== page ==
Allan returned from his recent stay in Chacala, Mexico, with a wonderful new selection of Tepehuano yarn paintings. Each one is meticulously constructed in brilliant fibres and tells its own story.
These yarn paintings are created by the Tepehuano people who live in remote parts of north central Mexico. They are created as a testament to their life and relationships to the forces of the spiritual world.
The term "yarn painting" is used to describe the technique of decorating flat surfaces with wax and colored yarn. Yarn paintings are created by applying wax to a prepared surface, usually plywood, and then pressing the yarn into the wax. Most of these same techniques are used by Huichol and Tepehuano artists to decorate other objects like masks and carved wooden animals.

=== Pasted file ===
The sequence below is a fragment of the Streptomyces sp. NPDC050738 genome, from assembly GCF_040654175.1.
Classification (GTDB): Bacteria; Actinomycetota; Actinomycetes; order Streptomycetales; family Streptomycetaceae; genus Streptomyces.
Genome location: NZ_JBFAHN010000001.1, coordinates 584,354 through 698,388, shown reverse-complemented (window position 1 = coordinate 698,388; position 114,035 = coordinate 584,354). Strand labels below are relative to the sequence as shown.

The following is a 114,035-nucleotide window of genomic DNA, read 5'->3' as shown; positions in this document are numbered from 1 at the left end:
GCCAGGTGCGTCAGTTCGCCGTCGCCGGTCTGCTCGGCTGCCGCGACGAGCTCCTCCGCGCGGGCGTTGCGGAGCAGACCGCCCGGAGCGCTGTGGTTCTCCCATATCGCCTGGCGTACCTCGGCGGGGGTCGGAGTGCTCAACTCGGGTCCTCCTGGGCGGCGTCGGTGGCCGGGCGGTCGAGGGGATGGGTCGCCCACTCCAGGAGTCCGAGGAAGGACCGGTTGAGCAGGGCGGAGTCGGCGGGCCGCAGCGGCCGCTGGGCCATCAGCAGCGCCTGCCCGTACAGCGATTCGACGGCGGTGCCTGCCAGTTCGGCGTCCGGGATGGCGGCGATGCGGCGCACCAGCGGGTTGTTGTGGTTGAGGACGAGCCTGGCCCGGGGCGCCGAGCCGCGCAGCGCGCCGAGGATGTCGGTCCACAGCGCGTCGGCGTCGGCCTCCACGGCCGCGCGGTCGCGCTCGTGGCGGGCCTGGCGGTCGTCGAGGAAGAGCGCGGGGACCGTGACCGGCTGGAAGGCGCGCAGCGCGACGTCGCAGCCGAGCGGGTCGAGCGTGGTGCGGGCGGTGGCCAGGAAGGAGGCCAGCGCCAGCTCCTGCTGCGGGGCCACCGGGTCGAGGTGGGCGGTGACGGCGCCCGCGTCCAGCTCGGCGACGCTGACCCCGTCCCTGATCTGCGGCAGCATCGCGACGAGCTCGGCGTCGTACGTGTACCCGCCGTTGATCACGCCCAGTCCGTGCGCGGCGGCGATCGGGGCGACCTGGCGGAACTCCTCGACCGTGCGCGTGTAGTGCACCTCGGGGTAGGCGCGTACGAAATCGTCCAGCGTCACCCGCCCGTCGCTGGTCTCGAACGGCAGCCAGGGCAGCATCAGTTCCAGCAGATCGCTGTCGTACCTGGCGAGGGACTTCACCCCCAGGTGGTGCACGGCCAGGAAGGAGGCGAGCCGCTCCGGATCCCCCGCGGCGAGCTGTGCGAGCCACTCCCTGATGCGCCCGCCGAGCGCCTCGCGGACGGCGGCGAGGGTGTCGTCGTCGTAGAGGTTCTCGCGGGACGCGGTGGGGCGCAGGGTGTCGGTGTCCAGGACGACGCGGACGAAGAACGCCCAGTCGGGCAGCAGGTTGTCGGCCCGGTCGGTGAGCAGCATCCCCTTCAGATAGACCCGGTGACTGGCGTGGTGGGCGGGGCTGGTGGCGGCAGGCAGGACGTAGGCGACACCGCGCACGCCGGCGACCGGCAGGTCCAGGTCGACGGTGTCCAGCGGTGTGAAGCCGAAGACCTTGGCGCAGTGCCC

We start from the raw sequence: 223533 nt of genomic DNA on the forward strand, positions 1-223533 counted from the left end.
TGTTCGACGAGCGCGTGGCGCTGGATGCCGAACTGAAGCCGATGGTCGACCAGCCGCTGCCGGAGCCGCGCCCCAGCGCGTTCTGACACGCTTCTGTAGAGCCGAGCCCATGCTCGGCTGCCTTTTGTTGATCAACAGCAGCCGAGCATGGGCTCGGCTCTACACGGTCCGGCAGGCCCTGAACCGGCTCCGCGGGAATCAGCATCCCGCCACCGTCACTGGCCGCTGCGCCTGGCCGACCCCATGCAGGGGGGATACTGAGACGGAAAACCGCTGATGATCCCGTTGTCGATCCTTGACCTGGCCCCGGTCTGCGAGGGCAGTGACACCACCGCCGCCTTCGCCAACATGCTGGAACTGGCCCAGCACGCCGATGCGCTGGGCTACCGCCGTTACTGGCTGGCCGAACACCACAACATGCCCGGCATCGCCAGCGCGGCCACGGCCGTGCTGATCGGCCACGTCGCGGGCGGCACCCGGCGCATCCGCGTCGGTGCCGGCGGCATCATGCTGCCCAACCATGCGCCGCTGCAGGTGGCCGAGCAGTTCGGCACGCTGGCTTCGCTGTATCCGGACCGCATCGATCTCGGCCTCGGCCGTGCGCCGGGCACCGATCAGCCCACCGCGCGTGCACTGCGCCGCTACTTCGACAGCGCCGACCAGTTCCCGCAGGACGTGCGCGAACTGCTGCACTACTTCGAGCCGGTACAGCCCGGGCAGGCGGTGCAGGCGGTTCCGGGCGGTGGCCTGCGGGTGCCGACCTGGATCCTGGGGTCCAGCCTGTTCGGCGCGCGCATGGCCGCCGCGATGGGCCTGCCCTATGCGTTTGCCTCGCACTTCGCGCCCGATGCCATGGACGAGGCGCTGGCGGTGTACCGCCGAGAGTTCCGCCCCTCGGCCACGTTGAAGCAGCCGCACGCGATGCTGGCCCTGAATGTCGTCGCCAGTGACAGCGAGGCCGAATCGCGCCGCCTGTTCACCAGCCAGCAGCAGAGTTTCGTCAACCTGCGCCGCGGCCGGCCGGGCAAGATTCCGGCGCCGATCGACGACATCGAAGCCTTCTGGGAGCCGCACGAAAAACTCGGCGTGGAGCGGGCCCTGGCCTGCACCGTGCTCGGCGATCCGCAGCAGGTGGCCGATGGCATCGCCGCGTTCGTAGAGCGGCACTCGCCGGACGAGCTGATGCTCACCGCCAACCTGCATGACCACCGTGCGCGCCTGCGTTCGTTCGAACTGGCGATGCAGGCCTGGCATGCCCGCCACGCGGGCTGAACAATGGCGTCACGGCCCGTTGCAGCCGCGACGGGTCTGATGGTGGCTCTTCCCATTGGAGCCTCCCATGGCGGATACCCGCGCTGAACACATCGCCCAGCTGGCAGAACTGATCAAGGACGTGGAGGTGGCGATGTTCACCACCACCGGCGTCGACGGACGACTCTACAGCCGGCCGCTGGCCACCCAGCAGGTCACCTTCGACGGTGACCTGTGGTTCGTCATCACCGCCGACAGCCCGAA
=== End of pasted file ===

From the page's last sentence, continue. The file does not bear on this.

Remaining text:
On the back of each yarn painting, the artist has written a description of what is going on in the painting. The artist writes in Spanish, which is often a second language for him. We have done our best to translate each description. This one depicts the "Good Harvest":
"From the moon, the medicine man receives the power to do the rain ceremony and to send the hummingbird to ask the Water God to bring rain for a good harvest. He places macuchi leaves in the pipe for the rain ceremony to bless the corn. He uses feathers for the ceremony. The gourd holds the sacred water. The barco is the instrument used to play songs in the ceremony. In the ceremony, he makes offerings to the Gods on the altar in gratitude for success obtained."
Check them out in the Huichol section of the Joydancer Store.